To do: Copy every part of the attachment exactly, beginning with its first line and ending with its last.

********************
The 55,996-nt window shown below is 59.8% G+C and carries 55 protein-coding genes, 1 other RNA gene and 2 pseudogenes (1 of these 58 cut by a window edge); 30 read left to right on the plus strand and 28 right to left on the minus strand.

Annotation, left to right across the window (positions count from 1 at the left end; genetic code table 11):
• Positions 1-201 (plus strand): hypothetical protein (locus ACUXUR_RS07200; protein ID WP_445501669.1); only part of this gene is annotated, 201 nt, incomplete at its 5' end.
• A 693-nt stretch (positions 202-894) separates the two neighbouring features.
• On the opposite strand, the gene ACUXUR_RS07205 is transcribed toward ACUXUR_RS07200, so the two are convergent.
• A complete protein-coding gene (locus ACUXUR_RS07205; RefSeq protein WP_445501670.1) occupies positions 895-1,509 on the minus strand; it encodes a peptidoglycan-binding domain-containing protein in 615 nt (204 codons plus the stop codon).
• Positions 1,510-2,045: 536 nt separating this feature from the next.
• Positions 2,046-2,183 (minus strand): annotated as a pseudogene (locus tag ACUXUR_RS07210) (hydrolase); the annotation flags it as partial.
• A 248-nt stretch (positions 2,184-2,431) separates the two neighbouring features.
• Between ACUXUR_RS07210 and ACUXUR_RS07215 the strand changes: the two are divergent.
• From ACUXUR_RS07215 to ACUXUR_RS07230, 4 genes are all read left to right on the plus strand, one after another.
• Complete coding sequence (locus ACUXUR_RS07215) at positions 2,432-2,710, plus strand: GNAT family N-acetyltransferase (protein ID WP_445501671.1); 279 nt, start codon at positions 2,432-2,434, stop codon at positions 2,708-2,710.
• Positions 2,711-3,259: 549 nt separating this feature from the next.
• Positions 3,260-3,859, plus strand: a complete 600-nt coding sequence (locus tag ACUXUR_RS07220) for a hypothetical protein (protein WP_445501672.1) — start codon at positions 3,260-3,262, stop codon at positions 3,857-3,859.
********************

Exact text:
The 55,996-nt window shown below is 59.8% G+C and carries 55 protein-coding genes, 1 other RNA gene and 2 pseudogenes (1 of these 58 cut by a window edge); 30 read left to right on the plus strand and 28 right to left on the minus strand.

Annotation, left to right across the window (positions count from 1 at the left end; genetic code table 11):
• Positions 1-201 (plus strand): hypothetical protein (locus ACUXUR_RS07200; protein ID WP_445501669.1); only part of this gene is annotated, 201 nt, incomplete at its 5' end.
• A 693-nt stretch (positions 202-894) separates the two neighbouring features.
• On the opposite strand, the gene ACUXUR_RS07205 is transcribed toward ACUXUR_RS07200, so the two are convergent.
• A complete protein-coding gene (locus ACUXUR_RS07205; RefSeq protein WP_445501670.1) occupies positions 895-1,509 on the minus strand; it encodes a peptidoglycan-binding domain-containing protein in 615 nt (204 codons plus the stop codon).
• Positions 1,510-2,045: 536 nt separating this feature from the next.
• Positions 2,046-2,183 (minus strand): annotated as a pseudogene (locus tag ACUXUR_RS07210) (hydrolase); the annotation flags it as partial.
• A 248-nt stretch (positions 2,184-2,431) separates the two neighbouring features.
• Between ACUXUR_RS07210 and ACUXUR_RS07215 the strand changes: the two are divergent.
• From ACUXUR_RS07215 to ACUXUR_RS07230, 4 genes are all read left to right on the plus strand, one after another.
• Complete coding sequence (locus ACUXUR_RS07215) at positions 2,432-2,710, plus strand: GNAT family N-acetyltransferase (protein ID WP_445501671.1); 279 nt, start codon at positions 2,432-2,434, stop codon at positions 2,708-2,710.
• Positions 2,711-3,259: 549 nt separating this feature from the next.
• Positions 3,260-3,859, plus strand: a complete 600-nt coding sequence (locus tag ACUXUR_RS07220) for a hypothetical protein (protein WP_445501672.1) — start codon at positions 3,260-3,262, stop codon at positions 3,857-3,859.